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Quint on Irish phobia-examining horror flick CITADEL at SXSW 2012!



Ahoy, squirts! Quint here. One of the better midnights to play SXSW this year is this little Irish creeper called Citadel. We debuted the poster and trailer just before the fest and from that limited exposure I noticed a heavy “creepy children in hoodies” motif that worked so well for The Brood and Jacob’s Ladder.

Let it be said that the advertising for the film is indeed accurate and there are copious amounts of creepy mutated kids in hoodies who torment this poor bastard from beginning to end.

Citadel’s making of story is really interesting and, in many ways, makes the film itself even better. Writer/Director Ciaran Foy was violently attacked and subsequently suffered with an extreme case of agoraphobia and you can tell that this film is part of his own therapy. There’s a sense that he’s exorcising a ton of personal demons with this story of a new father whose world is thrown into chaos just prior to the birth of his daughter.

Much like the director, this young man, played with a tired-eyed intensity by Aneurin Barnard, is exposed to a seemingly random act of violence, which scars him. Pair that fear of the outside with his obvious fear of becoming a father (and a protector) and you get one mixed up dude.

The tone of the film is a rock solid slow burn creep-out style built by tense set-ups, eerie sound design, a haunted leading performance and a deteriorating urban landscape that evokes a plague epidemic movie feel.

While I won’t go into any radical spoilers I will say that they don’t cop out with this premise. These little hoodied fuckers aren’t projections by a fractured psyche, but real life horror shows that would be at home in early Cronenberg or Argento films.

When horror films toy with mental illness in their leads I get nervous because it’s rare when a movie that takes the psychological “that wasn’t real” option and is a better film for it. I’m a fan of the supernatural and I don’t like being told that anything I’ve invested in a movie was an investment in a lie, so to speak.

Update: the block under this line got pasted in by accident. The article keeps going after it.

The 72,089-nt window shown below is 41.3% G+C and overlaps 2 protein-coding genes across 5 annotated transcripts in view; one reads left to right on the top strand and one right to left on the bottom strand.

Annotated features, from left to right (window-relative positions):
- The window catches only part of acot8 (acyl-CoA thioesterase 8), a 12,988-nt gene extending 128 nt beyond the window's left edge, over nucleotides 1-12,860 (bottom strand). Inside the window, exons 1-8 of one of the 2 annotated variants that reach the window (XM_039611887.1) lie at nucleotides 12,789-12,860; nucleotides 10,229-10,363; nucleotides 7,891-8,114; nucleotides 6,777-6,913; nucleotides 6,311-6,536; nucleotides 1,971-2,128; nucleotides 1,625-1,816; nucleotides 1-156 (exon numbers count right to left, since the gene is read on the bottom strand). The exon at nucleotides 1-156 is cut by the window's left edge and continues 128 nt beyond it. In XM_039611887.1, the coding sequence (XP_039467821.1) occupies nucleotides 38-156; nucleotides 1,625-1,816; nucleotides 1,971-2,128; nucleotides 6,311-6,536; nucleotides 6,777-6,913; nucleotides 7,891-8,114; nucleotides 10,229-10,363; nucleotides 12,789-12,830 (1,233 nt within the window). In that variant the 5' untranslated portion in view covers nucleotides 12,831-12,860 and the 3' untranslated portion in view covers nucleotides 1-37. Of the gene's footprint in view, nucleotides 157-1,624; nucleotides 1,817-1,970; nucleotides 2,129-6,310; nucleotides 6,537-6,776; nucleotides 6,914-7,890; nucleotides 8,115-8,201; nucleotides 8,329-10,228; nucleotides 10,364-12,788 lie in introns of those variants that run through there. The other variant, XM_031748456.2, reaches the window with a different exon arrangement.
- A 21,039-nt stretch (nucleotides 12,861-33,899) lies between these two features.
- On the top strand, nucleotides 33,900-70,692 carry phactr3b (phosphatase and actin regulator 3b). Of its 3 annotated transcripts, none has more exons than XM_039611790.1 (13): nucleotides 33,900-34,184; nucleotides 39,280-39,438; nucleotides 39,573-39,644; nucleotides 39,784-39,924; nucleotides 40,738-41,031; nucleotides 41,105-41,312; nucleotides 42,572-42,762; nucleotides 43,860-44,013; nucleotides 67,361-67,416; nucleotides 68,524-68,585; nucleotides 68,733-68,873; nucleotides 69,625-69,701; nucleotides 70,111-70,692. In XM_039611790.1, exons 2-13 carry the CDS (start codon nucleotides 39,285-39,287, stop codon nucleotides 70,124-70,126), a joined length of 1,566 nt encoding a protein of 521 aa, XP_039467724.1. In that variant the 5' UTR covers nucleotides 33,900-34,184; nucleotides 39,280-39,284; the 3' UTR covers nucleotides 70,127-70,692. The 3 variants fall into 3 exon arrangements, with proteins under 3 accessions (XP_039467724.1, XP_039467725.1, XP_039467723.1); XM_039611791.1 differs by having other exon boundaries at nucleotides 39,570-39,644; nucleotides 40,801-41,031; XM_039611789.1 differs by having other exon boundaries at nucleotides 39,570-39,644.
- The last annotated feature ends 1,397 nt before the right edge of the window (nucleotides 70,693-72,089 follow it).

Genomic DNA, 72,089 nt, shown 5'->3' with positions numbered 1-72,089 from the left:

Citadel doesn’t do that, thank the movie Gods, so the slow burn actually builds to a decent pay-off that doesn’t make me feel cheated as an audience member.

Barnard needs some credit as a fairly low-key protagonist that has to get his arc across subtly through the course of his story. He somehow makes some of his more frustrating decisions reasonable to me because he really sells the agoraphobia. It’s a very good, understated performance.

What’s not so low key is James Cosmo, who is awesome as the pissed off priest with a plan. It’s a role that Brian Cox would have played and played well in a US version of this movie, but damn Cosmo’s good in this. And he has a blind boy sidekick, which turns out is exactly what you need to fight mutated reflective-eyed evil children in hoodies.

It’s a solid movie, which has a lot on its mind and becomes even more interesting when you find out the origins of the story. It also happens to be one of the most consistently liked films of SXSW (this side of Cabin in the Woods, of course). This one will find release, no doubt in my mind.

-Eric Vespe
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